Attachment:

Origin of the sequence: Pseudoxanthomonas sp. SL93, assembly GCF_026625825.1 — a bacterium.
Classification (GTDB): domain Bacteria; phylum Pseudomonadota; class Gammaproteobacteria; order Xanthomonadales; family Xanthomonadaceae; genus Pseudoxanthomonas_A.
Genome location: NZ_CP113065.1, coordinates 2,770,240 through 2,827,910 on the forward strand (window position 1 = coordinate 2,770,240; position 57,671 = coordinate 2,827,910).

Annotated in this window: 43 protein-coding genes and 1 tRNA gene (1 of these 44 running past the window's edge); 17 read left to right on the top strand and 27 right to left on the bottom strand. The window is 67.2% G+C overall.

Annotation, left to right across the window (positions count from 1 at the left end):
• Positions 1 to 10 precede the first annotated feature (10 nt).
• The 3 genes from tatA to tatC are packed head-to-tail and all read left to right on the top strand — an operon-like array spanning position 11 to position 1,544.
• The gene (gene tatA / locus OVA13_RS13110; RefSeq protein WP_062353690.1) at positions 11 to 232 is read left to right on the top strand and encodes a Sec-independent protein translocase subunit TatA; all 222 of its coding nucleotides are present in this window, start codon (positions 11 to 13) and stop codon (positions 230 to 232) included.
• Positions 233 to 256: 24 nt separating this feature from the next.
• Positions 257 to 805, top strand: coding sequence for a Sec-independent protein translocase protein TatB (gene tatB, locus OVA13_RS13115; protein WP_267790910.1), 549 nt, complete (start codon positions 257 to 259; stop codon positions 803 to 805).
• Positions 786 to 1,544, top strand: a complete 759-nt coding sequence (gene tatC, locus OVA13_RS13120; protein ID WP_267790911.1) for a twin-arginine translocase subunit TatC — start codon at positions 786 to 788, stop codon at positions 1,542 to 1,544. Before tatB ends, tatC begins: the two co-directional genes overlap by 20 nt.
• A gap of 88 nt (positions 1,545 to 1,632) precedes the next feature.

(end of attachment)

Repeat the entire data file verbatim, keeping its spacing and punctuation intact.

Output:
Origin of the sequence: Pseudoxanthomonas sp. SL93, assembly GCF_026625825.1 — a bacterium.
Classification (GTDB): domain Bacteria; phylum Pseudomonadota; class Gammaproteobacteria; order Xanthomonadales; family Xanthomonadaceae; genus Pseudoxanthomonas_A.
Genome location: NZ_CP113065.1, coordinates 2,770,240 through 2,827,910 on the forward strand (window position 1 = coordinate 2,770,240; position 57,671 = coordinate 2,827,910).

Annotated in this window: 43 protein-coding genes and 1 tRNA gene (1 of these 44 running past the window's edge); 17 read left to right on the top strand and 27 right to left on the bottom strand. The window is 67.2% G+C overall.

Annotation, left to right across the window (positions count from 1 at the left end):
• Positions 1 to 10 precede the first annotated feature (10 nt).
• The 3 genes from tatA to tatC are packed head-to-tail and all read left to right on the top strand — an operon-like array spanning position 11 to position 1,544.
• The gene (gene tatA / locus OVA13_RS13110; RefSeq protein WP_062353690.1) at positions 11 to 232 is read left to right on the top strand and encodes a Sec-independent protein translocase subunit TatA; all 222 of its coding nucleotides are present in this window, start codon (positions 11 to 13) and stop codon (positions 230 to 232) included.
• Positions 233 to 256: 24 nt separating this feature from the next.
• Positions 257 to 805, top strand: coding sequence for a Sec-independent protein translocase protein TatB (gene tatB, locus OVA13_RS13115; protein WP_267790910.1), 549 nt, complete (start codon positions 257 to 259; stop codon positions 803 to 805).
• Positions 786 to 1,544, top strand: a complete 759-nt coding sequence (gene tatC, locus OVA13_RS13120; protein ID WP_267790911.1) for a twin-arginine translocase subunit TatC — start codon at positions 786 to 788, stop codon at positions 1,542 to 1,544. Before tatB ends, tatC begins: the two co-directional genes overlap by 20 nt.
• A gap of 88 nt (positions 1,545 to 1,632) precedes the next feature.